Newsletter of the Game Theory Society 2015

Call for Papers

Submission for GAMES 2016, the Fifth World Congress of the Game Theory Society, is now open, and closes on February 15, 2016. The Congress takes place Sunday-Thursday 24-28 July, 2016 in Maastricht, the Netherlands. You can submit a paper (including an abstract of up to 150 words), and revise it until submission closes, after registering free of charge with the EasyChair conference system, as described in the submission instructions. Each participant can submit only one paper. Accepted papers will be selected for a contributed talk of 25 minutes (including discussion/questions) in a parallel session, or else a poster presentation (entered into a queue in case talk slots become available).

The Congress is the main event of the Game Theory Society, which takes place every four years.

Participation at the Congress requires membership in the Game Theory Society in 2016 (which is inexpensive, see 2015 membership options including journal subscriptions and concessionary rates).

GAMES 2016 conference fee: Early 390 Euros, late (from May 16, 2016) 490 Euros. The fee includes access to all talks, refreshments and lunches, a conference dinner, and free local public transport. Students get a 50 percent discount. Inexpensive dormitory rooms will be available.

The Congress is co-located with the 17th ACM Conference on Economics and Computation (EC'16) which participants at GAMES 2016 are allowed to attend (as are EC participants at the Congress).

Maastricht is a beautiful medieval city in the heart of Europe. The Congress takes place in a single location at the university in the town center. Maastricht is in easy reach from airports at Brussels BRU, Cologne/Bonn CGN, Düsseldorf DUS, or Amsterdam AMS. Information on public transportation and shuttle services (in particular to BRU and DUS) will be provided on the conference website.

Important dates:
Submission deadline papers: February 15, 2016
Notification of decisions: March 15, 2016
Deadline for Early registrations: May 15, 2016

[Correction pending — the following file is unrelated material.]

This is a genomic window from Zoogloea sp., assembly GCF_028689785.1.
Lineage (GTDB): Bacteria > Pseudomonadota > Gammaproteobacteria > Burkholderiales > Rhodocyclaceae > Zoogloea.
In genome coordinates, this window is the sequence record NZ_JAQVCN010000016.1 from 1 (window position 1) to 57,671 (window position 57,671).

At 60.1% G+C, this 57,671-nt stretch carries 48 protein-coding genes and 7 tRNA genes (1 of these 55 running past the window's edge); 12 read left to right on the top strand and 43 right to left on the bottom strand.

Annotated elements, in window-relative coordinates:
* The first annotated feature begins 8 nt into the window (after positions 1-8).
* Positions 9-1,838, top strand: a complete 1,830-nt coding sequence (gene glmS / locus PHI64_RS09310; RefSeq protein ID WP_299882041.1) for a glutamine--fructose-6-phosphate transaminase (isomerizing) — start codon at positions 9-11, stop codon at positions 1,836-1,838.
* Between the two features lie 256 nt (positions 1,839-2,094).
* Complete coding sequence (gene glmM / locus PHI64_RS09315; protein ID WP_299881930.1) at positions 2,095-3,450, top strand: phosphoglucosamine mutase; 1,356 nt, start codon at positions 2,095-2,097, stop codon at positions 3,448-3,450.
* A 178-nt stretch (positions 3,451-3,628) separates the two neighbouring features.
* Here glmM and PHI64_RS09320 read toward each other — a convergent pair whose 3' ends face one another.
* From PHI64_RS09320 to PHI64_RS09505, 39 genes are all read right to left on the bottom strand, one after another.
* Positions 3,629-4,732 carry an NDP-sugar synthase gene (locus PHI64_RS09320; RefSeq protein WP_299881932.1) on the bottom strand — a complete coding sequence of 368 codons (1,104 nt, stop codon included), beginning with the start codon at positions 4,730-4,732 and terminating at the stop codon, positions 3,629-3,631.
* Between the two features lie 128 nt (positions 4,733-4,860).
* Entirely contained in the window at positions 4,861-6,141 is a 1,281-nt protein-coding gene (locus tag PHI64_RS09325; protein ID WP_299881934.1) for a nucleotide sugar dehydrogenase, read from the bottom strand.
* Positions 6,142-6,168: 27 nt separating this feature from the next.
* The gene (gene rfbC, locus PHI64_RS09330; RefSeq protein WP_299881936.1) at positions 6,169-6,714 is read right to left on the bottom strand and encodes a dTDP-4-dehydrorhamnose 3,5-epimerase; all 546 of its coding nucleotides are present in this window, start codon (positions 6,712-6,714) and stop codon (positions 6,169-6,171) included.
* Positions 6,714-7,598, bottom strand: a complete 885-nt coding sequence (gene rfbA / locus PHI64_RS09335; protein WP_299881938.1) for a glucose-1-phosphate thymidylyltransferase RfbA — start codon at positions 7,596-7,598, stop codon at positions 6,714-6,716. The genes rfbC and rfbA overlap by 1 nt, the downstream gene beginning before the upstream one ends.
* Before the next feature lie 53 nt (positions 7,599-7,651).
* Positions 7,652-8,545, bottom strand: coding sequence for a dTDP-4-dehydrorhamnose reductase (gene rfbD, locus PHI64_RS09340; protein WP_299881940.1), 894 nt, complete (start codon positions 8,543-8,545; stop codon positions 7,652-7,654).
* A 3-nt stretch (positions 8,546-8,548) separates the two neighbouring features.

In Memoriam: Herbert Scarf (1935-2015)

posted by Rakesh Vohra, 17 November 2015

Herbert Scarf, one of the towering figures of the field, passed away on November 15th, 2015. Like John Nash and Harold Kuhn he was a member of that cohort that was to revolutionize Economics and Operations Research. Scarf himself left a lasting mark in Economic Theory, Mathematical Programming, Operations Research and Game Theory. In many ways he was ahead of his time in working on problems at the intersection of Game Theory and Algorithms.

Scarf's interest in algorithms was long standing. The title of his magnum opus: `The Computation of Economic Equilibria' said as much. His interest in the problem of indivisibilities led to a sequence of papers in integer programming that introduced the notion of neighborhood systems. This anticipated the use of Groebner basis in integer programming.

The lemma that bears his name, has, in the last decade found many applications in combinatorics and computer science. That lemma showed that balancedness was a sufficient condition for non-emptiness of the core of a NTU game. It has received renewed attention as a powerful tool for proving a host of combinatorial results. In fact, it has been used recently to establish stability properties of a stylized version of the border gateway protocol (BGP). The BGP is the dominant interdomain routing protocol used to exchange routing information on the internet today.

He departs leaving us richer than we were before.

Call for nominations - The Lloyd Shapley Lecture

The Lloyd Shapley Lecture is given at each World Congress of the Game Theory Society by a distinguished game theorist aged 40 or under at the time of the Lecture.

The Game Theory Society is currently inviting nominations for the Lloyd Shapley Lecture at GAMES 2016 - Fifth World Congress of the Game Theory Society, July 24-28, 2016, Maastricht, The Netherlands.

Each nomination letter should include a short summary, not exceeding two pages, that explains the nature and importance of the contributions of the candidate.

Nominations for the Lloyd Shapley Lecture should be emailed to the Society's Secretary-Treasurer, Jean-Jacques Herings (at GTS-sbe (at) , where " (at) " should be replaced by "@"). by October 31, 2015. The selection will be made by a committee appointed by the President consisting of

Ehud Kalai (Northwestern University, USA)
Andy McLennan (University of Queensland, Australia)
Abraham Neyman, chair (Hebrew University, Israel)
Marilda Sotomayor (USP, Brazil)
Nicolas Vieille (HEC, France)

Call for nominations - Prize in Game Theory and Computer Science